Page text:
The #1 checkpoint was at Reservoir Lake. Navigating to this first check point was OK, I didn't get lost! This lake is beautiful and we cant wait to go back and camp there. To get to the rec campsite you had to do a decent flowing water crossing, it was so worth it but no checkpoint marker to be found in the site. After consulting the map again we decided to try the grown over road prior to the water crossing to the right. After a lot of trail clearing and no marker we decided to head back down and look around before the water crossing. A bit of searching in the surrounding bushes and Doug found CP#1!!!!!
Our next planned checkpoint was #3 Pattinson Lake, yes I know it is out of order but #2 was on the way to #5-8. I was feeling confident that I had started to get this navigation thing....... wrong. I turned us left instead of right, it was a tricky intersection for sure. After 4 km's down the wrong road I realized something was wrong. We headed back to the intersection and carried on straight through. It is so difficult to work with a map missing roads or the roads have grown over and unrecognizable. So there was more than one time on our way to the checkpoint I had to and really think when passing a road or creek, bridge etc.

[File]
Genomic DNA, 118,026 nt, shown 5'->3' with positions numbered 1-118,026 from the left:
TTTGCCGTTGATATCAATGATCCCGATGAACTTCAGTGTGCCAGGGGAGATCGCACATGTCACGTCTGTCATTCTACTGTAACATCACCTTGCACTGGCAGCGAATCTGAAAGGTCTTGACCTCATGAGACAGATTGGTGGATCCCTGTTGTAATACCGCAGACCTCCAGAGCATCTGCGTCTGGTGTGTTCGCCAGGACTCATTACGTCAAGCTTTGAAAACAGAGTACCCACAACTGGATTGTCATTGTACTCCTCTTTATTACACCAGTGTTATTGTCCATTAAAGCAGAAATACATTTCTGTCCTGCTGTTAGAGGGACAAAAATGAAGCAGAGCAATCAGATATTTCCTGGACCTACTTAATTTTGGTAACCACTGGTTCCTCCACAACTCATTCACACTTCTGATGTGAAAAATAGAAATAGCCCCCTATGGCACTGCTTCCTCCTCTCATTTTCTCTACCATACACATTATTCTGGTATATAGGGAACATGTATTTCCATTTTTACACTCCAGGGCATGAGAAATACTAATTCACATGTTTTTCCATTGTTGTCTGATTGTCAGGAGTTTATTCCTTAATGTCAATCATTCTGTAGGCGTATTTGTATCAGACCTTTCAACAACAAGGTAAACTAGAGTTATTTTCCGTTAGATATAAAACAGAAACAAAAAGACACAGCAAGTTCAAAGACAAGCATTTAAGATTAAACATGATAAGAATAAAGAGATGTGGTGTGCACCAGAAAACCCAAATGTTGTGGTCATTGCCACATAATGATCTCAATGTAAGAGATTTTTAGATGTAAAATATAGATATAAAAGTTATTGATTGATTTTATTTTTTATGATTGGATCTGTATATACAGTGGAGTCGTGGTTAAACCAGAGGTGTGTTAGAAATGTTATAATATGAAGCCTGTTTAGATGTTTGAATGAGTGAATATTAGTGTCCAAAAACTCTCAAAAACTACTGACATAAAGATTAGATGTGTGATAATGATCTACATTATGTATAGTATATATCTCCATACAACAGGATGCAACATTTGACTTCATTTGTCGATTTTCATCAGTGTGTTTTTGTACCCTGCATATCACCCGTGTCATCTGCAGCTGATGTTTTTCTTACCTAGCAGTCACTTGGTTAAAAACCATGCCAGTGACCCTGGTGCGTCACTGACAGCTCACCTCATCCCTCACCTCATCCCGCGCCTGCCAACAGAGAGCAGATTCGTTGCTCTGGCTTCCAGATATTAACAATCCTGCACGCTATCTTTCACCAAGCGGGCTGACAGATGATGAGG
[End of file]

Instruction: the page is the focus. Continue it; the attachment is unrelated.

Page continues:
We had a tricky creek crossing to go through to get to CP#3 & 4. We almost made it through but the departure angle was just too steep. We were prepared and had the winch, tree saver strap etc all ready and I was on the other side of the crossing waiting to assist. With a little help from the winch we made it through the creek and were off to checkpoint #3.
We arrived at Pattinson Lake about 9:15pm and found another water crossing. We did a quick check where we stopped for the checkpoint, no luck. We knew we had to cross the water and because we have never been here before we didn't know how deep the water was or if it was rocky or muddy on the bottom. Doug volunteered to take one for the team and check it out. Once he got to the other side he told me to drive through..... but guess who had the keys in his pocket??? Yup he had to cross again. :)